Girls “Two Plane Rides” Review (3×12)

24 Mar


Change is a scary thing, isn’t it?

Girls features characters who consistently fall back into old patterns, looking for a direction, a goal or sense of self-worth to grasp onto. Yet, what happens when those old patterns are broken, when we run into obstacles that, only weeks before, were facilitators?

Take Shosh,  for example, who finds out she can’t graduate and pours her heart out to Ray, essentially begging him to take her back. It’s a genuine, heartbreaking moment–not to mention brilliantly acted by Zosia Mamet–but it’s also a necessary facing up to reality; he decides not to take her back, and the simple truth is that he’s moved on. This parallels the situation Adam and Hannah were in last season, but the difference is that Hannah took Adam back. Now, though? Now, it’s all different.

When you’re in a relationship, some of your inherent self-centeredness is going to look bad to the other person no matter what, much like Adam practicing his character and closing himself off to Hannah a lot of the time, or Hannah going to him with the news about Iowa right before his performance (this is far from an ill-intended act, though, or a blatantly manipulative one like we saw early on in the season). It seems inevitable that this is the way it would all turn out and that they’d be at a crossroads over their careers, because Adam is the kind of guy who criticizes the fact that nothing’s easy with Hannah, seeming like someone who hasn’t quite grasped the concept of being with another person.

I really like that final scene because of, interestingly enough, the self-centeredness of it. And it’s not the irritating, off-putting kind of self-centeredness that she’s become known for, but rather the fact that it’s a moment where she realizes she has a new direction to take (and therefore, for the show to take). It isn’t about getting back at Adam or about getting back together with him, or about her pushing her friends away. She’s not going to come out of this emotionally unscathed, but she learned something about her artistic and creative ability from her relationship with Adam, and she can take solace in the letter. She can take solace in knowing that those two plane rides can take her very, very far.



-Elijah and his suit shorts. Brilliant. I also loved him making his way into the photo-shoot at the end of the episode.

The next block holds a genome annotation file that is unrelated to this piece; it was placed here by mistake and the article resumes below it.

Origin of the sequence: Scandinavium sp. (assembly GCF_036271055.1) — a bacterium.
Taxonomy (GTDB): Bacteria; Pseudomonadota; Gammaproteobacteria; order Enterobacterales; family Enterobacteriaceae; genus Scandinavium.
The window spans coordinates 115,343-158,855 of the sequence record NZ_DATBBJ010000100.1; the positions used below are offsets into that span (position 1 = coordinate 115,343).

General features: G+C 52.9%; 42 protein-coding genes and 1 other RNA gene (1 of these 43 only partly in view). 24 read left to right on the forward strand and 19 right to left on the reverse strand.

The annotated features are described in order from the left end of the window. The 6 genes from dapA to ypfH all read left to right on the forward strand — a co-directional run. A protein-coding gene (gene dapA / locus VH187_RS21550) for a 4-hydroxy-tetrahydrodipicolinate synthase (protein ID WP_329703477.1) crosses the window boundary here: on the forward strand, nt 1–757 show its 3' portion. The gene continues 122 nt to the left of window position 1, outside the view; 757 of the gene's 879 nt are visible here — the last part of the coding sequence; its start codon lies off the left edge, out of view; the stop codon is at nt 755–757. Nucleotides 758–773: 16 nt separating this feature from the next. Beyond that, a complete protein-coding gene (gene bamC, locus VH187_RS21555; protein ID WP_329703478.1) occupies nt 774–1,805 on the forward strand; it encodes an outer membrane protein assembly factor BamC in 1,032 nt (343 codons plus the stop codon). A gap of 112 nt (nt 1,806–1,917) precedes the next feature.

-“I’m kinda intuitive about these things.  I’ve predicted two divorces, one pregnancy, and a couple of natural disasters.” Also, “Iowa is not a coast.” Elijah, I want season 4 to just follow you around.

-“At intermission, you’re going to buy me some M&Ms, and then we’re going to have a fucking chat.”

-Marnie’s at her most disappointing in this episode–from her lame apology to her making out with Desi–especially after the arc she’s been on and the confidence she’s built up; then again, I can certainly see Marnie Michaels shining through. In a little bit, she’ll turn out just like Clementine, wearing the same green dress and trying to recapture the magic.

-Jessa and Beady’s storyline is way too rushed in this episode, but I think Beadie’s a great presence on this show; she seems like a vision of the future for all these characters, almost like a cautionary tale. For a show about people falling back into old patterns and trying to find a sense of direction, she’s a nice character to have. Also, Louise Lasser is very good in the role.

-Caroline and Laird are back, and Caroline feels a labia forming!

-I haven’t covered this season, save for two episodes, but I really liked it. It was a nice, self-contained story, and although I would’ve liked to see a bit more experimentation, it was very enjoyable. My two favorites were “Beach House” and “Flo”, both solid A episodes. Thanks for reading!

Photo credit: HBO, Girls


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